Updating Firefox extensions from 3.0 to 3.5

When I started writing this post, two weeks ago, 46% of the top 95% most used Firefox extensions on AMO (according to Firefox Add-on Compatibility Report) still did not manifest 3.5 support. The Mozilla team has been checking in with at least the topmost few of those projects (being one of the Greasemonkey maintainers, I got one of those pings, a few weeks ago), about whether we were having any issues upping the max-version of their extension to 3.5. We had not tried, at the time, but (happily) did not see any big issues, so we just let the release already out claim 3.5.* working.

For other extensions, like MashLogic which I hack on at work, that transition was not as trivial. Our integration surface towards Mozilla being larger than Greasemonkey's, more things changing underfoot get a shot at breaking things, and did.

The information about backwards incompatible changes available at MDC was and is still a bit sketchy, and did not cover issues we were hitting, at the time -- it seemed XUL documents were getting XPCNativeWrapper treatment in 3.5, that they did not have in 3.0, so we had to start adopting Greasemonkey-like roundabout practices to read and write properties of the XUL DOM. That's the kind of information that is good to be able to read about -- and there, specifically.

It's a wiki, though, so if you find something that isn't already there, while you are scratching your head about why things are not fine and dandy in 3.5 (due rather soon), please add your findings too. I did a brief writeup on my own findings.

For MashLogic, we actually ended up removing the xul page we had used for configuration to do the same thing in HTML instead; work we had already mostly done for our IE port, anyway. Other tidbits remain here and there, though, before we can claim having fully working functionality under 3.5.

On top of that, there is the not so enjoyable multi-week delay at AMO, getting our latest release through their review system. Our current release is thus so far only available if you look at their see all versions page, and grab the so-called "experimental" build on top. User reviews seem to help get the ball rolling a little, though, so if you try it out, we're really glad if you share your opinion with other users there by writing a review.

Whether you are a user or extension developer, sharing your experience like this really helps others. Especially if you do it where others go looking for it. MDC and AMO are rather good funnels for developer and user centric Firefox extension related things, and the more we use both, the better they get. Thanks for your help!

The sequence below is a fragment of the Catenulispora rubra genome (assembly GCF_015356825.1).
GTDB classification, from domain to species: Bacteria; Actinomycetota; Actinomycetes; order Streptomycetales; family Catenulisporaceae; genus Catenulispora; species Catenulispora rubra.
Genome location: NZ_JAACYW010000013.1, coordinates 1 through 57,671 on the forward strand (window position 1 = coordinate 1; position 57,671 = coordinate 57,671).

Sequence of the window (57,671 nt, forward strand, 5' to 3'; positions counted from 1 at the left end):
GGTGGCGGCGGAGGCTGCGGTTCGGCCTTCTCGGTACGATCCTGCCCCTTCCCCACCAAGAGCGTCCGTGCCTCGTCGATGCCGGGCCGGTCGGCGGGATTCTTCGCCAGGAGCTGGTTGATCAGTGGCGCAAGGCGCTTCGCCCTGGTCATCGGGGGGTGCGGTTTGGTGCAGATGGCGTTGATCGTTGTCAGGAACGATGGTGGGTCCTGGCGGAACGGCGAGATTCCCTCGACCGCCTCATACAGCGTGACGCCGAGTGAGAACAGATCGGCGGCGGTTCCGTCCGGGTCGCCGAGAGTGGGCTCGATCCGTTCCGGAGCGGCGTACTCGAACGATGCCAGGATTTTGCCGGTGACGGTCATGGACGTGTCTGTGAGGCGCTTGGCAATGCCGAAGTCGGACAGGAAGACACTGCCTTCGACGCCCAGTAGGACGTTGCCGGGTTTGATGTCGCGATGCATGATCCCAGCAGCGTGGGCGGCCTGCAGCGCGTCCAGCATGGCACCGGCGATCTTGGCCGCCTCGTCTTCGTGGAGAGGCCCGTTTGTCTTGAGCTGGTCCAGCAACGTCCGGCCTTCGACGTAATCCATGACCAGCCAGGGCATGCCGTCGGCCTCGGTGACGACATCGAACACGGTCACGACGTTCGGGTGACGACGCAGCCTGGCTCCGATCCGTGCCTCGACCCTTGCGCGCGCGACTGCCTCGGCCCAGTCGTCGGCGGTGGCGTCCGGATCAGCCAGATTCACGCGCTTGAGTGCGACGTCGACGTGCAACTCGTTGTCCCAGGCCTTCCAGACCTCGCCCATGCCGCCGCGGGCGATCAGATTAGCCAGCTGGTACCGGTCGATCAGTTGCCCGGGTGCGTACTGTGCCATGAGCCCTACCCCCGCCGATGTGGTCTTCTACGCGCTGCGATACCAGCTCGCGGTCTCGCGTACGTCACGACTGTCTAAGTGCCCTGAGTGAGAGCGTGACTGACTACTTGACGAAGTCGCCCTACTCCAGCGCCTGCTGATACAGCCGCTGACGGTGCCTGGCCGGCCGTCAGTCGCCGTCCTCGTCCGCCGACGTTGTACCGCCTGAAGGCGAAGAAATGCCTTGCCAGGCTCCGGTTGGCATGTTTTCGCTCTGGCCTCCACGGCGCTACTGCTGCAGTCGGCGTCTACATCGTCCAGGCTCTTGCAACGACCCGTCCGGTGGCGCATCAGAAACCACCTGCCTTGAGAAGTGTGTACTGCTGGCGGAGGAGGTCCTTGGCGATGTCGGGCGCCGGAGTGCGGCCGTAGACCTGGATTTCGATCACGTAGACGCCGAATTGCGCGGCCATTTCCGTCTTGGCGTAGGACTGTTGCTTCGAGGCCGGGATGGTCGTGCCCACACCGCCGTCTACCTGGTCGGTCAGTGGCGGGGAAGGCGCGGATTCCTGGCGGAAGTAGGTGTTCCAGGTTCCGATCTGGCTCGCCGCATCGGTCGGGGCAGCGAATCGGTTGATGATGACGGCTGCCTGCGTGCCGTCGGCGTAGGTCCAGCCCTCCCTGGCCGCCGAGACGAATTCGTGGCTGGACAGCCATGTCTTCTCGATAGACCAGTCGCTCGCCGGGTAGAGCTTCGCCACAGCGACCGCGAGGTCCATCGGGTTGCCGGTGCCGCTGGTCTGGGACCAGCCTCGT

Greasemonkey and bottom-up user scripting

I reread Paul Graham's essay Programming Bottom-Up yesternight, and mused for a while about a set of ideas Olivier Cornu launched on Greasemonkey-dev around Christmas last year, about offering user scripts some functionality to cooperate with each other. It is, I realize now, the same territory.

That initial message quickly grew to astronomous proportions as we developed the territory (him and I sharing similar experiences of wanting user scripts to be able to share functionality with each other), trying to come up with how, while also selling the idea to remaining Greasemonkey maintainers Aaron and Anthony, neither of which wrote huge site specific user script applications. I will not attempt to sum up much of the proposals or their implementation, but Olivier's fork of the project has the latter, in what state it reached at the time, plus a healthy bit of refactoring and polishing of corners here and there, in case someone is curious.

What I will do in this post, however, is to transplant Graham's post to the domain of web development in general, and user scripting in particular -- moving it into the language domain of Javascript and the implementation domain of web browsers in general, and, lastly, user script programming under Greasemonkey in particular. A few steps away from Lisp and web server applications, but where all the same principles still apply. (The remainder of this post will not make as much sense if you haven't read Graham's Programming Bottom-Up.)